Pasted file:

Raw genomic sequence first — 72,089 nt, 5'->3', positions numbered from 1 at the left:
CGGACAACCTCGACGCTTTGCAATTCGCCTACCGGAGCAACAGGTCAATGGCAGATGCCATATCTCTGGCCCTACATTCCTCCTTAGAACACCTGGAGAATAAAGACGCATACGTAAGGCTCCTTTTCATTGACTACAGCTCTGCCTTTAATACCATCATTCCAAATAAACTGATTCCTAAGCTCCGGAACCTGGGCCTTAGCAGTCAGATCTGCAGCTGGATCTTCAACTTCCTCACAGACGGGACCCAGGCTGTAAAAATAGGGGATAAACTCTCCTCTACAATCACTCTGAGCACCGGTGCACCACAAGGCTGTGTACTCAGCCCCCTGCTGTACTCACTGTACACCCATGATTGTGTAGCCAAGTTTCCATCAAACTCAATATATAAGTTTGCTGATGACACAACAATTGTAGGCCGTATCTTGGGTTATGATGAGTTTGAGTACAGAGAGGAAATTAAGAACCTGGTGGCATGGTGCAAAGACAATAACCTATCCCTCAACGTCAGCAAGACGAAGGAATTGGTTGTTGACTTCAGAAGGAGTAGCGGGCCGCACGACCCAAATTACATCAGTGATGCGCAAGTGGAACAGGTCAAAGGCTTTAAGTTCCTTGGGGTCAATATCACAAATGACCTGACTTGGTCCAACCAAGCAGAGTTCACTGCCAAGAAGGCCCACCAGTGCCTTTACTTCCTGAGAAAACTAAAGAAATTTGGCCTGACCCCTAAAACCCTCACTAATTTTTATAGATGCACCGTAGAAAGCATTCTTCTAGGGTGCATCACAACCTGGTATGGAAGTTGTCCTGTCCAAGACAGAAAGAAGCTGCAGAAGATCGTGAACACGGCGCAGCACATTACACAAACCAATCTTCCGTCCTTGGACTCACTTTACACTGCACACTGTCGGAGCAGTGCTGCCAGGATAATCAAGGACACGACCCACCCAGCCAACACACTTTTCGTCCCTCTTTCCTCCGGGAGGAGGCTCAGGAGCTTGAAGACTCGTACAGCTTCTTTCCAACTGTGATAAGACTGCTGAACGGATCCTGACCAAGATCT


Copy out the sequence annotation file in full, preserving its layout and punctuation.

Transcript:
Raw genomic sequence first — 72,089 nt, 5'->3', positions numbered from 1 at the left:
CGGACAACCTCGACGCTTTGCAATTCGCCTACCGGAGCAACAGGTCAATGGCAGATGCCATATCTCTGGCCCTACATTCCTCCTTAGAACACCTGGAGAATAAAGACGCATACGTAAGGCTCCTTTTCATTGACTACAGCTCTGCCTTTAATACCATCATTCCAAATAAACTGATTCCTAAGCTCCGGAACCTGGGCCTTAGCAGTCAGATCTGCAGCTGGATCTTCAACTTCCTCACAGACGGGACCCAGGCTGTAAAAATAGGGGATAAACTCTCCTCTACAATCACTCTGAGCACCGGTGCACCACAAGGCTGTGTACTCAGCCCCCTGCTGTACTCACTGTACACCCATGATTGTGTAGCCAAGTTTCCATCAAACTCAATATATAAGTTTGCTGATGACACAACAATTGTAGGCCGTATCTTGGGTTATGATGAGTTTGAGTACAGAGAGGAAATTAAGAACCTGGTGGCATGGTGCAAAGACAATAACCTATCCCTCAACGTCAGCAAGACGAAGGAATTGGTTGTTGACTTCAGAAGGAGTAGCGGGCCGCACGACCCAAATTACATCAGTGATGCGCAAGTGGAACAGGTCAAAGGCTTTAAGTTCCTTGGGGTCAATATCACAAATGACCTGACTTGGTCCAACCAAGCAGAGTTCACTGCCAAGAAGGCCCACCAGTGCCTTTACTTCCTGAGAAAACTAAAGAAATTTGGCCTGACCCCTAAAACCCTCACTAATTTTTATAGATGCACCGTAGAAAGCATTCTTCTAGGGTGCATCACAACCTGGTATGGAAGTTGTCCTGTCCAAGACAGAAAGAAGCTGCAGAAGATCGTGAACACGGCGCAGCACATTACACAAACCAATCTTCCGTCCTTGGACTCACTTTACACTGCACACTGTCGGAGCAGTGCTGCCAGGATAATCAAGGACACGACCCACCCAGCCAACACACTTTTCGTCCCTCTTTCCTCCGGGAGGAGGCTCAGGAGCTTGAAGACTCGTACAGCTTCTTTCCAACTGTGATAAGACTGCTGAACGGATCCTGACCAAGATCT